Hands fly to pick up and toss away tiles until someone relieves the growing anticipation with a triumphant shout.
This ancient Chinese game captivated Americans in the 1920s and ’30s and became a staple among Jewish women in the ’40s and ’50s. Today, its popularity is surging.
Move over, bridge and shuffleboard.
Mah-jongg tournaments, clubs, cruises and Web sites are carving a large place among leisure activities, especially in Florida.
In the game, played in groups of four or five, players collect 14 Scrabblelike tiles to form combinations called craks, bams or dots.
“It’s something that gets into your blood. It cures all ails, and it takes away all depression. I really have to be sick, sick, sick not to go to a mah-jongg game,” says Isabel Gutentag of Fort Myers, Fla.
Gutentag, 69, learned the game as a child by watching her mother’s group play. Game nights were times of female solidarity, food, laughter and solace.
“It was a night out for them from the kids,” says Sari Rutt.
Rutt, who runs tournaments for the Jewish Federation of Lee and Charlotte Counties in Florida, plays four nights a week with three different groups, and also plays over the Internet with partners across the country.
Modern play remains strikingly similar to the parlor Ingatbola88 games of the early 20th century, when Jewish women in particular used the game as an inexpensive way to gather. Mah-jongg brought social opportunities to women confined to apartment buildings or neighborhoods by lack of money, transportation or anti-Semitism.
The women took turns meeting in each others’ homes weekly. They chatted, nurtured one another through hard times and showed off fancy desserts. Children dared not eat the cake or candy put out for the mah-jongg ladies, says Gutentag, but many a child learned the game by watching and sitting in for the hostess as she served her guests.
The game was played exclusively by Chinese upper classes until the 1800s. As the last Chinese dynasty faded, it became popular as a gambling game in China and later in casinos across Europe.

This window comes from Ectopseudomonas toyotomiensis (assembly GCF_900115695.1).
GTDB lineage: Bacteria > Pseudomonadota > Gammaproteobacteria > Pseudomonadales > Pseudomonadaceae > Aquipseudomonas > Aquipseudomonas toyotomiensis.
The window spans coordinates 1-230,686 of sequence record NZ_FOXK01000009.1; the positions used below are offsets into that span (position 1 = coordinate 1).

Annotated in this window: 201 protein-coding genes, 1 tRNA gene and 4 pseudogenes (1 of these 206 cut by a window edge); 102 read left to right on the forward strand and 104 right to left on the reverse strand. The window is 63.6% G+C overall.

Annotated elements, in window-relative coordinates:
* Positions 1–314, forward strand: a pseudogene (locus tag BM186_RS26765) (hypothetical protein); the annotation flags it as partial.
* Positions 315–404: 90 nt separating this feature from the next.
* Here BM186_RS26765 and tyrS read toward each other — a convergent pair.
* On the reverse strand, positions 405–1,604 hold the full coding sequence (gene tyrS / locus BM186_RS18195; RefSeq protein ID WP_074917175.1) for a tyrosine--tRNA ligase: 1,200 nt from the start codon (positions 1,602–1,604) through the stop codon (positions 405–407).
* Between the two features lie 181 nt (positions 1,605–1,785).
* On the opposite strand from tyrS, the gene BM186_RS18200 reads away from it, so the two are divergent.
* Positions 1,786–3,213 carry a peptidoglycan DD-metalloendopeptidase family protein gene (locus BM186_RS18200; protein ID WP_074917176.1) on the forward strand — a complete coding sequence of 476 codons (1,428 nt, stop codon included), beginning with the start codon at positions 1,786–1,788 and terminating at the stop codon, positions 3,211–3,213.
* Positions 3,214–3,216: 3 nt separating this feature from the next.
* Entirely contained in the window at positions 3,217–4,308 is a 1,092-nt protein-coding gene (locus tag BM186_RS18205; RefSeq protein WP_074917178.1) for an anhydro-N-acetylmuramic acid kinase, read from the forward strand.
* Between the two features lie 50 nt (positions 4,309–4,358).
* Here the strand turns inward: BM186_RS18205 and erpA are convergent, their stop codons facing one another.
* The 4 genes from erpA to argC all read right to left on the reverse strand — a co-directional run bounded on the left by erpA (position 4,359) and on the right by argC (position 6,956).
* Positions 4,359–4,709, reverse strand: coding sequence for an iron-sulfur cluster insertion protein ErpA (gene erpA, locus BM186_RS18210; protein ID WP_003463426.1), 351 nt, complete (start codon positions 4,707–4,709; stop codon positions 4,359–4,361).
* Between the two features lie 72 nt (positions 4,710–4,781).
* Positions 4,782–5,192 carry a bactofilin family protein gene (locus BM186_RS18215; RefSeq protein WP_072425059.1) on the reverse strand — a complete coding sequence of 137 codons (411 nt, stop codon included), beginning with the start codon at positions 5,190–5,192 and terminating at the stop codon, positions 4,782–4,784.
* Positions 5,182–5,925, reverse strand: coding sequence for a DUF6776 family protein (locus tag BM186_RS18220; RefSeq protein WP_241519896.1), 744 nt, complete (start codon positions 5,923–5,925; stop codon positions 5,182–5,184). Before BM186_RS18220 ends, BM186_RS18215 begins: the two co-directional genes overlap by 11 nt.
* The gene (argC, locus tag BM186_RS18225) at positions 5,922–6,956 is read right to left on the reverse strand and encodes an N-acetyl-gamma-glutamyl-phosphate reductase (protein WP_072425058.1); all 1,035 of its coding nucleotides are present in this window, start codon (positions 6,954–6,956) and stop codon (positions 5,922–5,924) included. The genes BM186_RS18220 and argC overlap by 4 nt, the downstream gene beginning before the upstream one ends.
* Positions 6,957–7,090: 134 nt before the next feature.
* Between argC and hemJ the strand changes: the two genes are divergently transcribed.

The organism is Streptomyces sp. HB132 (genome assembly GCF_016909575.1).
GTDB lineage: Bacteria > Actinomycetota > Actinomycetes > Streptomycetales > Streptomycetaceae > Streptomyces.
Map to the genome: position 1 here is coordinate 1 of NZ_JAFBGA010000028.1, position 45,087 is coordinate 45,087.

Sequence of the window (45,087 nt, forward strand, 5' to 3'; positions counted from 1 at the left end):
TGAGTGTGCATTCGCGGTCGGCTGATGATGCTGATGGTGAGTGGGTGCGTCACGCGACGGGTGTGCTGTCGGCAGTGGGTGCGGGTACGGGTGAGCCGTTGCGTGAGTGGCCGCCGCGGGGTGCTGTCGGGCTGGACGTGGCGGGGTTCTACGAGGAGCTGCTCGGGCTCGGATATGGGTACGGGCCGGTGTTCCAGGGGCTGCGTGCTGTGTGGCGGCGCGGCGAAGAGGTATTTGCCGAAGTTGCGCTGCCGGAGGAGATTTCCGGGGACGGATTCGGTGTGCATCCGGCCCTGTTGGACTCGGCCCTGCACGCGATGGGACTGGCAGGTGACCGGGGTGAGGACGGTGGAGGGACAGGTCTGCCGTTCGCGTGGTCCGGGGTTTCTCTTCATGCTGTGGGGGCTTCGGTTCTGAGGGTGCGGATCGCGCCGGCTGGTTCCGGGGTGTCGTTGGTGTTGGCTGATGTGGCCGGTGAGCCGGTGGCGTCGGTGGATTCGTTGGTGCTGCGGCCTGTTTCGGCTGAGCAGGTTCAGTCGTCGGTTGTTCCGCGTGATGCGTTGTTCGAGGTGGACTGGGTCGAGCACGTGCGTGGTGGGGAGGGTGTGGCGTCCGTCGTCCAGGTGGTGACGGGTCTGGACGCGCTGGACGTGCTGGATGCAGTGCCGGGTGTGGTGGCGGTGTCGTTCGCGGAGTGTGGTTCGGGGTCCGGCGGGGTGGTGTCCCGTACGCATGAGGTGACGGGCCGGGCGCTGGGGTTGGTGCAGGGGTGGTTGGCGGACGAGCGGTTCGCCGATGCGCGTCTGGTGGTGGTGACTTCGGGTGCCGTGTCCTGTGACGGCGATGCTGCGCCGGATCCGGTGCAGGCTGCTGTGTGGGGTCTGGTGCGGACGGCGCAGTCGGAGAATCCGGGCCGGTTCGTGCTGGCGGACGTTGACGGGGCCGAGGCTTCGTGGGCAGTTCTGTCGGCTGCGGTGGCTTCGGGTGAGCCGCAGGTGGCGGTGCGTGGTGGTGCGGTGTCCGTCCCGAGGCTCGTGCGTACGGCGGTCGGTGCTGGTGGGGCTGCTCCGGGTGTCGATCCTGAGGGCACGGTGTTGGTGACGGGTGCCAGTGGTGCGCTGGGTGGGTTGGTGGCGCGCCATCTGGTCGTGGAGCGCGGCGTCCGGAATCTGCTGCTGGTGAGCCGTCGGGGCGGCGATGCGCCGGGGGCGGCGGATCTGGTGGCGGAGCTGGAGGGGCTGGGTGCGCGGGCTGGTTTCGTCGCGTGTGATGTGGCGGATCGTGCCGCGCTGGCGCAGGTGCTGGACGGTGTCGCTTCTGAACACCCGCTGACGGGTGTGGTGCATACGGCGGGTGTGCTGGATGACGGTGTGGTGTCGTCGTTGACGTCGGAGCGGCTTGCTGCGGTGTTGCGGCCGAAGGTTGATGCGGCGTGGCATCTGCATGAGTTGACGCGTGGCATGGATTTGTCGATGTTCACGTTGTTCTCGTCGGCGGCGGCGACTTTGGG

While many players still consider mah-jongg a wagering game, the stakes are usually quite low — from $5 to $15 for an afternoon of play. Plenty of people play without betting, however. Organized games and tournaments can cost $5 to $25.
Joining the National Mah-Jongg League, which offers access to online games, cruises and tournaments, costs $5 to $7 a year. The nonprofit league donates its proceeds to charity. Costs for the game itself ranges from $25 to $200 or more. Some players pick up inexpensive plastic sets and tote them in shopping bags. Others have ornate bamboo or ivory sets with special cases, some passed down from mother to daughter.
There is a healthy cottage industry of people offering big tournaments in Las Vegas, Chicago and other travel destinations, and a broad line of mah-jongg gifts is available.
American military personnel and their wives stationed in Asia and Europe and wealthy American businessmen living abroad picked up the parlor version of the game and brought it home. It soared in popularity in the 1920s.
In 1923, $1.5 million worth of mah-jongg sets were imported by the United States. Then, American companies began producing the games. Today, mah-jongg is credited with rescuing Milton Bradley Co. from bankruptcy.
Each year, the National Mah-Jongg League in New York issues a card with about 50 different winning tile combinations.
“The game changes yearly because the card changes,” Gutentag says. “That’s what keeps it interesting.”
The National Mah-Jongg League, which was founded in New York in 1937, now has 200,000 members. In comparison, the American Contract Bridge League has about 150,000 members.
“There’s been a new surge in the interest of the game for at least the last five or six years,” said Ruth Unger, president of the mah-jongg league.
Unger thinks part of the attraction is that the game continues to offer friendship as well as entertainment. A player might lose a husband through death or divorce, raise children and send them off into the world, but the mah-jongg group stays together.
“There is no other game that creates the bonds among the four and five players. They are their extended family. They are the one constant thing in their lives,” Unger says.